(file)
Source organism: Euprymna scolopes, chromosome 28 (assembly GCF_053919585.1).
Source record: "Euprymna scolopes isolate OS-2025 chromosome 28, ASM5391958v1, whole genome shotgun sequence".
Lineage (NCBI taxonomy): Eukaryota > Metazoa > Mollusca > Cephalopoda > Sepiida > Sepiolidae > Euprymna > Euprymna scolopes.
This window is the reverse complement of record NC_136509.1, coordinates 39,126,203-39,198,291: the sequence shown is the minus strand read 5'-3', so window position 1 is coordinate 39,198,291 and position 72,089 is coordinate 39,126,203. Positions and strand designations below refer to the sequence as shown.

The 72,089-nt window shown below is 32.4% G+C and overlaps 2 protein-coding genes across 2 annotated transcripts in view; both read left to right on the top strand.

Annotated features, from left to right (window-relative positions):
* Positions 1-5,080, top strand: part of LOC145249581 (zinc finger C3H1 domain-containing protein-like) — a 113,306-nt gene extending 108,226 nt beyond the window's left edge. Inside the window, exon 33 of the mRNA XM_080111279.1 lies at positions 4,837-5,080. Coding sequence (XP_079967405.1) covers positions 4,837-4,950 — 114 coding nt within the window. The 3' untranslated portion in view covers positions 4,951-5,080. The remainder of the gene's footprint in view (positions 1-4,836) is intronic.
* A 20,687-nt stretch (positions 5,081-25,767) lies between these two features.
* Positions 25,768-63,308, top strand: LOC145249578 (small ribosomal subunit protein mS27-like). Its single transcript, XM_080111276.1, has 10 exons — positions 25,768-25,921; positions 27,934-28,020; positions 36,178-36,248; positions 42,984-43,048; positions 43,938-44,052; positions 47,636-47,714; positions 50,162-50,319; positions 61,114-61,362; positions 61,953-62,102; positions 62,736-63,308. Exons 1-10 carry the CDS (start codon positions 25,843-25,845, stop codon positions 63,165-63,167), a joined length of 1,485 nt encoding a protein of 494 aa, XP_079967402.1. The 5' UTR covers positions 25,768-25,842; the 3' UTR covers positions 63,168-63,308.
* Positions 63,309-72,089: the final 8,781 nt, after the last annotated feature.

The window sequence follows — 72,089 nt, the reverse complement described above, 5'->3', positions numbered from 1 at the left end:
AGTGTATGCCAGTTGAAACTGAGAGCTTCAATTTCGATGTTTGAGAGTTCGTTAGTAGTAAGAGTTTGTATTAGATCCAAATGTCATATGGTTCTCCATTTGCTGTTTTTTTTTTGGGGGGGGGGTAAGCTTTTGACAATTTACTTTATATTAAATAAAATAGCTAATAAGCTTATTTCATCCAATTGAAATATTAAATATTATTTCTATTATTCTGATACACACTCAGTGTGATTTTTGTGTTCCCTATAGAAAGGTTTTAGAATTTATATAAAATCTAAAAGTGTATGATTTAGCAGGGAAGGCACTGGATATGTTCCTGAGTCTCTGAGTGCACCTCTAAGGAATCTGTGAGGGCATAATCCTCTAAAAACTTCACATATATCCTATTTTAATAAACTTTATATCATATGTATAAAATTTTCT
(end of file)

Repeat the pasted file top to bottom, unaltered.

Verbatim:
Source organism: Euprymna scolopes, chromosome 28 (assembly GCF_053919585.1).
Source record: "Euprymna scolopes isolate OS-2025 chromosome 28, ASM5391958v1, whole genome shotgun sequence".
Lineage (NCBI taxonomy): Eukaryota > Metazoa > Mollusca > Cephalopoda > Sepiida > Sepiolidae > Euprymna > Euprymna scolopes.
This window is the reverse complement of record NC_136509.1, coordinates 39,126,203-39,198,291: the sequence shown is the minus strand read 5'-3', so window position 1 is coordinate 39,198,291 and position 72,089 is coordinate 39,126,203. Positions and strand designations below refer to the sequence as shown.

The 72,089-nt window shown below is 32.4% G+C and overlaps 2 protein-coding genes across 2 annotated transcripts in view; both read left to right on the top strand.

Annotated features, from left to right (window-relative positions):
* Positions 1-5,080, top strand: part of LOC145249581 (zinc finger C3H1 domain-containing protein-like) — a 113,306-nt gene extending 108,226 nt beyond the window's left edge. Inside the window, exon 33 of the mRNA XM_080111279.1 lies at positions 4,837-5,080. Coding sequence (XP_079967405.1) covers positions 4,837-4,950 — 114 coding nt within the window. The 3' untranslated portion in view covers positions 4,951-5,080. The remainder of the gene's footprint in view (positions 1-4,836) is intronic.
* A 20,687-nt stretch (positions 5,081-25,767) lies between these two features.
* Positions 25,768-63,308, top strand: LOC145249578 (small ribosomal subunit protein mS27-like). Its single transcript, XM_080111276.1, has 10 exons — positions 25,768-25,921; positions 27,934-28,020; positions 36,178-36,248; positions 42,984-43,048; positions 43,938-44,052; positions 47,636-47,714; positions 50,162-50,319; positions 61,114-61,362; positions 61,953-62,102; positions 62,736-63,308. Exons 1-10 carry the CDS (start codon positions 25,843-25,845, stop codon positions 63,165-63,167), a joined length of 1,485 nt encoding a protein of 494 aa, XP_079967402.1. The 5' UTR covers positions 25,768-25,842; the 3' UTR covers positions 63,168-63,308.
* Positions 63,309-72,089: the final 8,781 nt, after the last annotated feature.

The window sequence follows — 72,089 nt, the reverse complement described above, 5'->3', positions numbered from 1 at the left end:
AGTGTATGCCAGTTGAAACTGAGAGCTTCAATTTCGATGTTTGAGAGTTCGTTAGTAGTAAGAGTTTGTATTAGATCCAAATGTCATATGGTTCTCCATTTGCTGTTTTTTTTTTGGGGGGGGGGTAAGCTTTTGACAATTTACTTTATATTAAATAAAATAGCTAATAAGCTTATTTCATCCAATTGAAATATTAAATATTATTTCTATTATTCTGATACACACTCAGTGTGATTTTTGTGTTCCCTATAGAAAGGTTTTAGAATTTATATAAAATCTAAAAGTGTATGATTTAGCAGGGAAGGCACTGGATATGTTCCTGAGTCTCTGAGTGCACCTCTAAGGAATCTGTGAGGGCATAATCCTCTAAAAACTTCACATATATCCTATTTTAATAAACTTTATATCATATGTATAAAATTTTCT